Analysis on Dissimilar Metal Welding Under Cryogenic Treatment

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Analysis on Dissimilar Metal Welding Under Cryogenic Treatment

1 2 3 4 5

J. Dixon Jim Joseph , C .Aravindh , P. Dhamothara Kannan , M. Dineshmuthu , J. J. Jetlin Kumar

1Associate Professor,

2,3,4,5.UG Scholar,

Dept of mechanical engineering, Hindusthan Institute of technology, Coimbatore, Tamilnadu, India.

toward the stainless steel. Another important factor to

Abstract-Emerging trends in manufacturing such as light weighting, increased performance and functionality increases the use of multi- material, hybrid structures and thus the need for joining of dissimilar materials. The ability to manufacture a product using a number of different metals and alloys greatly increases flexibility in design and production. Joining of dissimilar metal combinations is, however, a challenging task owing to the large differences in physical and chemical properties which may be present. This paper describes and summarizes the state of the art research in joining dissimilar materials by TIG welding under cryogenic condition.

KeywordsDissimilar material welding, TIG-welding, Cryogenic treatment, mechanical properties.

INTRODUCTION:

In modern steel constructions it is extremely important, and sometimes unavoidable, to perform a durable dissimilar metal weld between low alloyed or carbon steel and stainless steel. A schematic picture of a dissimilar metal weld is presented. When welding such dissimilar metal welds the choice of filler metal plays a big role and usually has a composition differing from both of the parent metals. The composition of the weld metal will therefore be a mix of the parent metals and the filler metal at some specific ratio.

During welding of dissimilar metal welds it is important to control the composition of the weld metal. From assumptions that the weld metal consists of a mix of the parent metals and the filler metal the composition can be estimated. Narrow control of the resulting weld metal composition is important to decrease the risk of defects in the weld, such as hot cracks or sigma phase formation. The composition is also important to control so that the weld metal properties corresponds the required ones. The filler metal normally used in dissimilar metals welds. If the welds are exposed to high temperatures or an intense thermal cycle, nickel based alloys are usually used as filler metal.

In a dissimilar metal weld between carbon steel and stainless steel it is important to reduce the dilution with the carbon steel, in order to obtain a good microstructure. It is therefore common to not point the arc directly on the carbon steel side, but rather to angle the torch slightly

optimize during welding of a dissimilar metal weld is the inter pass temperature, i.e. the actual temperature in the already present weld bead before welding starts during multi pass welding. Welding dissimilar metal welds faces many characteristic problems caused by structural changes and several constitutional changes can occur during welding. Changes in the dilution ratio of the parent metals are possible and affected by the welding conditions. During welding a stable manufacturing and good crack resistance is important. If the dilution between the filler metal and parent metals increases, the ferrite content will decrease in the case of welding low alloyed or carbon steel to stainless steel with a filler metal of over-alloyed austenitic stainless steel. If the amount of stainless steel diluted to the weld metal increases the structure can be fully austenitic and the risk of hot cracking increases significantly. On the other hand, if the dilution with the low alloyed steel increases a structure with more martensite is created which is a hard and brittle structure. If the ferrite content becomes too high, thermal ageing during operation at elevated temperatures may lead to a transformation of the ferrite to sigma phase or as spinodal decomposition. The sigma phase is very brittle, due to this joints used in systems that operates at high temperatures should have as low ferrite content as possible.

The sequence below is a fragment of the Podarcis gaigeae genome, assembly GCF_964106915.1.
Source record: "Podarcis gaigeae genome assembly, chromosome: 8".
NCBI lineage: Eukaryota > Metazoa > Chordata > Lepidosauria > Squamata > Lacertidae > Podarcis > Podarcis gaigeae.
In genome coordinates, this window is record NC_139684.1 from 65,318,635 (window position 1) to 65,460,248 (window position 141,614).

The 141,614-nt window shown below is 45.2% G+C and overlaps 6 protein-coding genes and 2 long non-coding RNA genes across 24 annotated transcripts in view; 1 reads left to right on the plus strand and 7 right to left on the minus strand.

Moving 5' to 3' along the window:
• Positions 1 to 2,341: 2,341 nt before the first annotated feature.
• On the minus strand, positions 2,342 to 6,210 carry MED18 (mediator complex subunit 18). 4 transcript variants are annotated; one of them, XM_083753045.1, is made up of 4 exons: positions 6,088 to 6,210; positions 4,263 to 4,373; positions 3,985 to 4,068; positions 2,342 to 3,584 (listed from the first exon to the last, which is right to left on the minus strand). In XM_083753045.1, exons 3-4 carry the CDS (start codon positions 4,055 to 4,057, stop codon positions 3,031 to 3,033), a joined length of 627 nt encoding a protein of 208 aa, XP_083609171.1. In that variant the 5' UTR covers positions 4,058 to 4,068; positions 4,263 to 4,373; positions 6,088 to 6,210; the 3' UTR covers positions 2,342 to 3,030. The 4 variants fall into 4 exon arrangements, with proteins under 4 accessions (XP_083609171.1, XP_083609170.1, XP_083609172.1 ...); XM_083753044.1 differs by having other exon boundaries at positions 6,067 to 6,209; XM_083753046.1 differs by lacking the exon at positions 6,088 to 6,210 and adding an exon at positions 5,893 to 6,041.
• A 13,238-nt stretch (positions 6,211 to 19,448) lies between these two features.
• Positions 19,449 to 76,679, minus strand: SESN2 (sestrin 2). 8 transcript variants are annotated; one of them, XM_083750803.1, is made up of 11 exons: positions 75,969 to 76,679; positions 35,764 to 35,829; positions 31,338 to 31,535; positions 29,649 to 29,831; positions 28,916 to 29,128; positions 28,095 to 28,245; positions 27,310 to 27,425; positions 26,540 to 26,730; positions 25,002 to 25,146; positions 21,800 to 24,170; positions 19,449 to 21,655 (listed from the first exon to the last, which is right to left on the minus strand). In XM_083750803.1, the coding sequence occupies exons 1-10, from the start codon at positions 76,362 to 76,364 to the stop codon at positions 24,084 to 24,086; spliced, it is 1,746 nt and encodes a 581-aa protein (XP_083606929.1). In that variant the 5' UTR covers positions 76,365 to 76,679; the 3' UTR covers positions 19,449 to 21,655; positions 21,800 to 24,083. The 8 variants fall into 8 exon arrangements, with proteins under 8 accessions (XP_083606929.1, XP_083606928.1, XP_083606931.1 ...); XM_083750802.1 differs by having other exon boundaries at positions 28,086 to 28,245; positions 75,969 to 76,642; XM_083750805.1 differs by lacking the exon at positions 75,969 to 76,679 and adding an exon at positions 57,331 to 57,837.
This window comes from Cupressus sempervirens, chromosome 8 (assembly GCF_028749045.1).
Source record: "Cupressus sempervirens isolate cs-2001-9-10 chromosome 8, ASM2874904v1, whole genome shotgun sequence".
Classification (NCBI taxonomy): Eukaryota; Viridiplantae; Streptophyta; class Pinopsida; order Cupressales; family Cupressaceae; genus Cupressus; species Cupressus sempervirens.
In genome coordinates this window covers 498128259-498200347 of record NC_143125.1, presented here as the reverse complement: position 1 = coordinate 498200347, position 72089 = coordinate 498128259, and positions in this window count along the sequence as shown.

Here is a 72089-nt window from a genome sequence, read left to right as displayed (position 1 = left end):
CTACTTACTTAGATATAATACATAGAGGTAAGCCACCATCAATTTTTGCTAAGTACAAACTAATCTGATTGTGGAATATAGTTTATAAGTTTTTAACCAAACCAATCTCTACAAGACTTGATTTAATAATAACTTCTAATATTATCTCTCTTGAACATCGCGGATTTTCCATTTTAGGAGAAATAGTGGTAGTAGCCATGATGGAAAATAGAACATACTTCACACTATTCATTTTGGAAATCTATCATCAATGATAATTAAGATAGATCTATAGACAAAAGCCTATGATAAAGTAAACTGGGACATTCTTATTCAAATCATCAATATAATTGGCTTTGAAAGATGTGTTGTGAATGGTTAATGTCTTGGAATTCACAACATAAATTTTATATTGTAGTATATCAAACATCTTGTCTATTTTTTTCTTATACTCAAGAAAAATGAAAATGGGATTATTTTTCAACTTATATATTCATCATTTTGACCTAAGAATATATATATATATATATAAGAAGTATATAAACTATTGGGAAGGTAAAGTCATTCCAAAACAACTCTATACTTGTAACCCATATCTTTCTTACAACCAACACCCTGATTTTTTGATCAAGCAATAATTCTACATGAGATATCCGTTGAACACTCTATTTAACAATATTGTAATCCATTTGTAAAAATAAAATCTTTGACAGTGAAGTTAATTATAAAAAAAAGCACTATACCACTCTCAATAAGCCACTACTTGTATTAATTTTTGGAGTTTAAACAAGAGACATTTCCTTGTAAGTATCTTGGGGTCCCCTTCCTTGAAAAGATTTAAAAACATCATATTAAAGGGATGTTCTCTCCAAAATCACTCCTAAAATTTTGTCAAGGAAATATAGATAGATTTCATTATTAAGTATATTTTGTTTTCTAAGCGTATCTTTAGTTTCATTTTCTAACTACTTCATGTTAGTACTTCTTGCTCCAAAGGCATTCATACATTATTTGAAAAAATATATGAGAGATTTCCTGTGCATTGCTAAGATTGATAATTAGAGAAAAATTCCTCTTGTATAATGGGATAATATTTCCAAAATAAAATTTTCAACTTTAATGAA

WELDING PROCESS:

Welding is a fabrication process that joins materials by causing coalescence in which heat is supplied either electrically or by mean of a gas torch,. This is often done by melting the work pieces and adding a filler material to form a pool of molten material (the weld pool) that cools to become a strong joint, with pressure sometimes used in conjunction with heat, or by itself, to produce the weld. This is in contrast with soldering and brazing, which involve melting a lower-melting-point material between the work pieces to form a bond between them, without melting the work pieces. Welding is also the least expensive process and widely used now a days in fabrication. Welding is also called as secondary manufacturing process.

WELDING PARAMETERS:

Tungsten inert-gas arc welding

Tungsten inert-gas arc welding (TIG) is a fusion welding

method that was developed in the late 1930s. The TIG- method is characterized by its high quality weld metal deposits, great precision, superior surfaces and excellent strength. TIG is the most common welding method used for pipes and tubes with a wall thickness from 0.3 mm and upward. In the TIG- method a non-consumable electrode of tungsten or tungsten alloy is used, in comparison to other common welding methods where the filler metal also is the electrode.

Filler rod (Ref-A.W.S)

E 304 Corrosion resistant

E 316, 304L, 330 High and low temperature strength

E 410, 420 Abrasion resistant

E304-16electrodes are used to weld unstabilized 18-8 stainless steels such as Types 301, 302, 304, 305, and 308.

E308-16

electrodes provide corrosion resistance and physical properties equal to or greater than the steels for which they are recommended. Typical applications include dairy, distillery and restaurant equipment, and chemical tanks.

To prevent oxygen in the air from oxidizing the weld pool and the heated material, a shielding gas is used during TIG- welding. The shielding gas is also important to promote a stable metal transfer through the arc, the shielding gas commonly used for TIG-welding is argon. The root side of the weld also needs protection from oxidizing in form of a backing gas during the production of the first weld beads. The backing gas helps the weld bead to form correctly and keep the weld bead from becoming porous or crack.

Figure 1: Schematic diagram of v- groove butt welding

CRYOGENIC TREATMENT: